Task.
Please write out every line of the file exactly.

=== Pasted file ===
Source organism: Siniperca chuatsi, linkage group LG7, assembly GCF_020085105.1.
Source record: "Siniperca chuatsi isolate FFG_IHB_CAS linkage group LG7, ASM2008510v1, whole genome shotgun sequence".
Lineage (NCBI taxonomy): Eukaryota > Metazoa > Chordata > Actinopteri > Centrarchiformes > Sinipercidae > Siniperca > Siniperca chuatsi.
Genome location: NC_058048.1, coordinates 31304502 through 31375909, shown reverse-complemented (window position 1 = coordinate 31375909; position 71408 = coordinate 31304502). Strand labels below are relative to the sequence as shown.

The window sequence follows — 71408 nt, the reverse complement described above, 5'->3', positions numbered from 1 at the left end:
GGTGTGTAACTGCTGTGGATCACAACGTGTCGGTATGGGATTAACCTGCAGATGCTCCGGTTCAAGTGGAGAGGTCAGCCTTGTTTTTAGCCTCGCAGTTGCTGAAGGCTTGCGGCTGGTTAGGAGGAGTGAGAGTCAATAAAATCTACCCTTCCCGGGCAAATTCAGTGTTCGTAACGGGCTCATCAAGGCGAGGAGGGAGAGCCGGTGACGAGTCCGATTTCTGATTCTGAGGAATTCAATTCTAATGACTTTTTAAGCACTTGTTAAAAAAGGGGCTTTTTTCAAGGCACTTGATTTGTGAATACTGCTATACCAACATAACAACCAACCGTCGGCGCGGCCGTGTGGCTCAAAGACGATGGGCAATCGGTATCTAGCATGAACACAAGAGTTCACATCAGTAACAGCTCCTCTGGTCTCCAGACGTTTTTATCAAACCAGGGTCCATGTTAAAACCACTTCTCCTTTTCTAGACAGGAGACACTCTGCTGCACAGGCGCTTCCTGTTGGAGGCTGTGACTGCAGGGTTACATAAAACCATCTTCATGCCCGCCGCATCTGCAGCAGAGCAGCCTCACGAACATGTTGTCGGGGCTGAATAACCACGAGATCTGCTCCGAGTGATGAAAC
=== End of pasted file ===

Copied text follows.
Source organism: Siniperca chuatsi, linkage group LG7, assembly GCF_020085105.1.
Source record: "Siniperca chuatsi isolate FFG_IHB_CAS linkage group LG7, ASM2008510v1, whole genome shotgun sequence".
Lineage (NCBI taxonomy): Eukaryota > Metazoa > Chordata > Actinopteri > Centrarchiformes > Sinipercidae > Siniperca > Siniperca chuatsi.
Genome location: NC_058048.1, coordinates 31304502 through 31375909, shown reverse-complemented (window position 1 = coordinate 31375909; position 71408 = coordinate 31304502). Strand labels below are relative to the sequence as shown.

The window sequence follows — 71408 nt, the reverse complement described above, 5'->3', positions numbered from 1 at the left end:
GGTGTGTAACTGCTGTGGATCACAACGTGTCGGTATGGGATTAACCTGCAGATGCTCCGGTTCAAGTGGAGAGGTCAGCCTTGTTTTTAGCCTCGCAGTTGCTGAAGGCTTGCGGCTGGTTAGGAGGAGTGAGAGTCAATAAAATCTACCCTTCCCGGGCAAATTCAGTGTTCGTAACGGGCTCATCAAGGCGAGGAGGGAGAGCCGGTGACGAGTCCGATTTCTGATTCTGAGGAATTCAATTCTAATGACTTTTTAAGCACTTGTTAAAAAAGGGGCTTTTTTCAAGGCACTTGATTTGTGAATACTGCTATACCAACATAACAACCAACCGTCGGCGCGGCCGTGTGGCTCAAAGACGATGGGCAATCGGTATCTAGCATGAACACAAGAGTTCACATCAGTAACAGCTCCTCTGGTCTCCAGACGTTTTTATCAAACCAGGGTCCATGTTAAAACCACTTCTCCTTTTCTAGACAGGAGACACTCTGCTGCACAGGCGCTTCCTGTTGGAGGCTGTGACTGCAGGGTTACATAAAACCATCTTCATGCCCGCCGCATCTGCAGCAGAGCAGCCTCACGAACATGTTGTCGGGGCTGAATAACCACGAGATCTGCTCCGAGTGATGAAAC